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Near East Collections: Jewish Studies Resources at Princeton University and Beyond: RELIGIOUS STUDIES

This guide will introduce you to the multi-faceted discipline known as Jewish Studies and a few of its related fields. The guide also includes information on collections and links to resources found here at Princeton University and beyond.

TORAH (PENTATEUCH)

The first five books of the Hebrew Bible are known as the Torah, the Five Books of Moses, and also as the Pentateuch, from the Greek pentateuchos, meaning five scrolls. Traditional Judaism refers to it as the ḥummash, another form of the number five. The Torah is one of the three divisions of the TANAKH (Heb. תַּנַ״ךְ) - the usual Hebrew collective term for the Old Testament.

-Encyclopaedia Judaica (see Pentateuch)

NEVI'IM (PROPHETS)

Nevi'im (Prophets) is one of the three divisions of the TANAKH (Heb. תַּנַ״ךְ) - the usual Hebrew collective term for the Old Testament.  This threefold division of the Bible is commonly found in the Talmud (e.g., Shab. 88a; Sanh. 101a; Kid. 49a; MK 21a), and arguments are often supported by quoting individual verses from each of the sections (e.g., Meg. 31a; Mak. 10b).

-Encyclpaedia Judaica (see Tanakh)

KETUVIM (HAGIOGRAPHA)

Ketuvim (Hagiographa) is one of the three divisions of the TANAKH (Heb. תַּנַ״ךְ) - the usual Hebrew collective term for the Old Testament.  This threefold division of the Bible is commonly found in the Talmud (e.g., Shab. 88a; Sanh. 101a; Kid. 49a; MK 21a), and arguments are often supported by quoting individual verses from each of the sections (e.g., Meg. 31a; Mak. 10b).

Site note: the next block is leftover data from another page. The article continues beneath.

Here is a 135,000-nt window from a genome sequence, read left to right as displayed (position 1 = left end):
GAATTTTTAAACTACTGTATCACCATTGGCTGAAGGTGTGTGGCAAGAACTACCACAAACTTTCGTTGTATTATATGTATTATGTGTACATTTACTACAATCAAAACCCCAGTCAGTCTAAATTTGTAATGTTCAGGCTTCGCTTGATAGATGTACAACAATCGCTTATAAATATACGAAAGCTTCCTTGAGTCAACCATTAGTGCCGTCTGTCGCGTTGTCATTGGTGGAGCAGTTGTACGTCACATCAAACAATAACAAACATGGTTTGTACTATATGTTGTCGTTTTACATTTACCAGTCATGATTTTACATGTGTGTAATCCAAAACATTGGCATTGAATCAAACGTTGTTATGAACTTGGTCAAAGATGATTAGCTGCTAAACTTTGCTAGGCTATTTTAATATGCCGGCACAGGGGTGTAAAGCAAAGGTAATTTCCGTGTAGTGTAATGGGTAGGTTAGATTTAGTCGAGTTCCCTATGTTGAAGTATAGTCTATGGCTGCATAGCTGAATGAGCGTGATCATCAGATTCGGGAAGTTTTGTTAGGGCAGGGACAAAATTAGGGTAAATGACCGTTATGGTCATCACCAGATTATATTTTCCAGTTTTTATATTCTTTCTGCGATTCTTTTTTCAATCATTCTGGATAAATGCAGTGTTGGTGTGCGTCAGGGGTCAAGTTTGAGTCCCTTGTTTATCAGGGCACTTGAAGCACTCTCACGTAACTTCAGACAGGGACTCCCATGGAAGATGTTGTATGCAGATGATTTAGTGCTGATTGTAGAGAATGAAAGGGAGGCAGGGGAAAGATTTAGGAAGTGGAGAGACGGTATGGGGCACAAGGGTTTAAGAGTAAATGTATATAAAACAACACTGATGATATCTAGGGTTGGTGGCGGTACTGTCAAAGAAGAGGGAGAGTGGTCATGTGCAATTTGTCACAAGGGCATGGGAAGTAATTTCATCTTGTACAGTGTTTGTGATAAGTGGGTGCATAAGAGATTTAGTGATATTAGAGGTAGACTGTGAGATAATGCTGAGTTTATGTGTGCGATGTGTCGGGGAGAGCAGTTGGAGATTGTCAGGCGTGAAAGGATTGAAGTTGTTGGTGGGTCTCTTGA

-Encyclpaedia Judaica (see Tanakh)

TALMUD - BABYLONIAN

A literary work of monumental proportions (5,894 folio pages in the standard printed editions), which draws upon the totality of the spiritual, intellectual, ethical, historical, and legal traditions produced in rabbinic circles from the time of the destruction of the Second Temple in the first century until the Muslim conquest at the beginning of the seventh century. The Babylonian Talmud (Bavli) is often described as being a commentary to the Mishnah of Rabbi Judah ha-Nasi, but the actual relationship between these two works is far more complex.

-Encyclopaedia Judaica (see Talmud, Babylonian)

TALMUD - JERUSALEM

Also called the Babylonian Talmud, Talmud di-Venei Ma'arava (The Talmud of the West), or Talmud de-Ere Yisrael.  Like its better known "eastern" counterpart – the Babylonian Talmud (Bavli) – the Yerushalmi is an extensive literary work consisting of both halakhah and aggadah, built upon the foundation, and in the order, of the Mishnah of Rabbi Judah ha-Nasi.

-Encyclopaedia Judaica (see Talmud, Jerusalem)